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Stockbroker who won fame as the fastest man on land

Posted in Cars, Historical articles, History, Sport, Sporting Heroes on Sunday, 31 January 2016

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This edited article about Sir Malcom Campbell originally appeared in Look and Learn issue number 759 published on 31st July 1976.

Sir Malcom Campbell, picture, image, illustration

Sir Malcom Campbell in his second Bluebird, 1933 by Graham Coton

The wind was screaming around Sir Malcolm Campbell’s ears like a demon as he shot over the Salt Lake Flats at Utah, U.S.A. on 4th September, 1935, in his record-breaking car, Bluebird.

Blessedly, the car was steady and there seemed to be no drag on the flats. Would Sir Malcolm break yet another land speed record?

This attempt was the culminating point of a career that had started when, as a 21-year-old stockbroker, Campbell had become a keen motor-cyclist and had won his first race in the same year. That had been 1906.

From then on, with the exception of service in the First World War in the Royal Flying Corps, Campbell had devoted himself to racing with such spectacular results that he had gained a knighthood in 1931 for raising the speed record to 245.7 mph. Later he had clocked 276 mph.

Now he had come to Utah to risk his life again for a new record.

Towards the end of the run, he was going at such a speed that he was forced to shoot six miles beyond the measured mile before he could halt.

A few seconds earlier one of his front tyres had burst and the car had swerved violently.

Miraculously, Campbell got it under control again and had the tyres changed for the second run.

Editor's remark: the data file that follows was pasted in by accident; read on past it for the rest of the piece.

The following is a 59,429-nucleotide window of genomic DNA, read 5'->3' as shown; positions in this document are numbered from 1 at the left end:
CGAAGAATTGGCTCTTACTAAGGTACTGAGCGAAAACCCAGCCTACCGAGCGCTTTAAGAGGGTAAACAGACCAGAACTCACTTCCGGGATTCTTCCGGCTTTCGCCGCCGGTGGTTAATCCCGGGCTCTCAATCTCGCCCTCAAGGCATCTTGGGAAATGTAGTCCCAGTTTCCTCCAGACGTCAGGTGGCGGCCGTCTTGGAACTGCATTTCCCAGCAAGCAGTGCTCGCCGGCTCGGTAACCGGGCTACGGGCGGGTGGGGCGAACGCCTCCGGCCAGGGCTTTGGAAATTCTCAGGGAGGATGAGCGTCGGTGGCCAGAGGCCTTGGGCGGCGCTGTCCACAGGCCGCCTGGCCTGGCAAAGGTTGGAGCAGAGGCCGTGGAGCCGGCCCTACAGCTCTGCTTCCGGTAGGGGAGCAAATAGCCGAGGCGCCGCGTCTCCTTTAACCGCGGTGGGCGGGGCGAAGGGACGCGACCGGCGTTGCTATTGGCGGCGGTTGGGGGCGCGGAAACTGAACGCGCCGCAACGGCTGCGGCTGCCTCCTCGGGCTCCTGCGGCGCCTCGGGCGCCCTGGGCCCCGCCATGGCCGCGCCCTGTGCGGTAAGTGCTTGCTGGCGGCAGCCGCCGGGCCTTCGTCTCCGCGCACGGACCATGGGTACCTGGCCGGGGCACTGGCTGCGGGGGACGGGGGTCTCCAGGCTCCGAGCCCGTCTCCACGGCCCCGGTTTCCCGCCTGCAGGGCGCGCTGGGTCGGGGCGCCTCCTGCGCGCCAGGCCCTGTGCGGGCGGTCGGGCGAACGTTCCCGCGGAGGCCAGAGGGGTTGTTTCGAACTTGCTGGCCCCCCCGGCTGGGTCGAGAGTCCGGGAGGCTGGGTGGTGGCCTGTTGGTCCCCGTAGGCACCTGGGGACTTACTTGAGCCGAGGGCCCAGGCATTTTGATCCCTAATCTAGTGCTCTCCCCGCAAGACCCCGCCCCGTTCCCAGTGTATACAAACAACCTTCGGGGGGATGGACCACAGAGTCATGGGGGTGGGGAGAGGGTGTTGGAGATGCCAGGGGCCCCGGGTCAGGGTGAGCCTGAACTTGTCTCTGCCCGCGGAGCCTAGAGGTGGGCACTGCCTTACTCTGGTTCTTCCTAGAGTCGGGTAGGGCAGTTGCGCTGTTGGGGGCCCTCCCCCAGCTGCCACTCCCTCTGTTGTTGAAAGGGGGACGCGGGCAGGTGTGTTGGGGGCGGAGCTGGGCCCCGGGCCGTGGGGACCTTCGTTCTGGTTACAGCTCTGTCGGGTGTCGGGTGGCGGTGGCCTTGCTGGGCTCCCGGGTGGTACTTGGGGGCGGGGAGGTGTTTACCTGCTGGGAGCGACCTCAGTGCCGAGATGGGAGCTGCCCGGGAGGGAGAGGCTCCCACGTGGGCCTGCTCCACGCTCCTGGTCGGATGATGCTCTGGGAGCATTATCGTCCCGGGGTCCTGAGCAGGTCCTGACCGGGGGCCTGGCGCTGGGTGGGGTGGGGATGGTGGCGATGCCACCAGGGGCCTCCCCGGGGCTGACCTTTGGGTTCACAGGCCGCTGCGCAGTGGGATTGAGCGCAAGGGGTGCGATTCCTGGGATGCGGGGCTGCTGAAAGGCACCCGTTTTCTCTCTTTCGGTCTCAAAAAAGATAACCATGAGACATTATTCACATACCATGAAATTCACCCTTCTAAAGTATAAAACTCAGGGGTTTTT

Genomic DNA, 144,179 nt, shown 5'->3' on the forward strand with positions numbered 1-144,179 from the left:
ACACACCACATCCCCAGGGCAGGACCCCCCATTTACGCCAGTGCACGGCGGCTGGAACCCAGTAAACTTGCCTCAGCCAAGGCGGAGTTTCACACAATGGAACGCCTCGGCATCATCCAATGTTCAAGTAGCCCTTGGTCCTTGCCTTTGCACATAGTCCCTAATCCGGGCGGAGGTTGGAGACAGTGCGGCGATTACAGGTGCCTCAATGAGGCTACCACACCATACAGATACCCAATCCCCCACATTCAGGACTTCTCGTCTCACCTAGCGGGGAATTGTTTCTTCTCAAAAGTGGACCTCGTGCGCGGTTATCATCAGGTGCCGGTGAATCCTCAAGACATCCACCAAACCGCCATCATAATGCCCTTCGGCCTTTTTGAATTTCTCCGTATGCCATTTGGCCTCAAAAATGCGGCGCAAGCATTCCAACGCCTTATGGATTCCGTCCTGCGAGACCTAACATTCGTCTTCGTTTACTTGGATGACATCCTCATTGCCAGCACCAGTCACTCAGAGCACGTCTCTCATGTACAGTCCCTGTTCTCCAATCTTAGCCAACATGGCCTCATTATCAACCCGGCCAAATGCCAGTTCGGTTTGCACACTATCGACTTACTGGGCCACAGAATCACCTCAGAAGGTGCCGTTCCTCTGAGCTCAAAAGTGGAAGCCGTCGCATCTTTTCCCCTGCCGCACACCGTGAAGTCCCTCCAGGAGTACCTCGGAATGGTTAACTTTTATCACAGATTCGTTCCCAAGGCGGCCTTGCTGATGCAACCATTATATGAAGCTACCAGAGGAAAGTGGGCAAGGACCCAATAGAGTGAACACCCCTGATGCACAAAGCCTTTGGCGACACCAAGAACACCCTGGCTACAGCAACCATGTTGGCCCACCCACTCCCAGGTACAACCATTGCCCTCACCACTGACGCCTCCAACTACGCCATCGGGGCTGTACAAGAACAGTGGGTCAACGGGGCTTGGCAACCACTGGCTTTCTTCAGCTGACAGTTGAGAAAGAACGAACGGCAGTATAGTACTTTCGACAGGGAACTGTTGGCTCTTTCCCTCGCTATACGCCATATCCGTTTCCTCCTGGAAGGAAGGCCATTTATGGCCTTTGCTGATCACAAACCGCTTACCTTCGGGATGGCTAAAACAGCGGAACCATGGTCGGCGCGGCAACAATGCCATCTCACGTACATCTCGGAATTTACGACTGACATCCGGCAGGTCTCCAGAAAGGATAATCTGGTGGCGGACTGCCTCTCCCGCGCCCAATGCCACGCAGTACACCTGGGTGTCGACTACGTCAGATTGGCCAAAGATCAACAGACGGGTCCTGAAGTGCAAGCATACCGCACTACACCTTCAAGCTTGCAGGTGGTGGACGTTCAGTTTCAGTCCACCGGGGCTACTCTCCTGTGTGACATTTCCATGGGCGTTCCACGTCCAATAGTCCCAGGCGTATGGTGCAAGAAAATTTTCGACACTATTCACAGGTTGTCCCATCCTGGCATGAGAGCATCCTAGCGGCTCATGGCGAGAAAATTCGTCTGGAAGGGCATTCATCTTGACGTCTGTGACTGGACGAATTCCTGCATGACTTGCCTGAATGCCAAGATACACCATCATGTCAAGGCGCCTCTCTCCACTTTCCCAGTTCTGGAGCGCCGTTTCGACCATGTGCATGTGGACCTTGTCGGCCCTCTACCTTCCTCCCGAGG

After that, there came the anxious time of waiting while the officials made their calculations. Their decision sent cheers ringing round the world. Campbell had achieved 301.337 mph and had become the fastest man on land.

This record would have satisfied many men, but not Campbell. He turned his attention to racing boats and, by 1937, had had built a Bluebird boat. This was shipped to Lake Maggiore in Italy where Sir Malcolm set up a record speed of 129.5 mph.

In the years that followed, he worked constantly on improving Bluebird, until he was able to achieve what was then, in 1939, a phenomenal speed of 141.74 mph.

Sir Malcolm’s desire for speed remained unsatisfied. After the Second World War, he was hoping to increase his speed on water. But failing sight and poor hearing, damaged by years behind the roar of high-powered engines, prevented this.

At the end of 1948, Campbell died in his sleep. Although all his speed records have now been broken, he is still a legend – a star of yesterday whose light will never fade.

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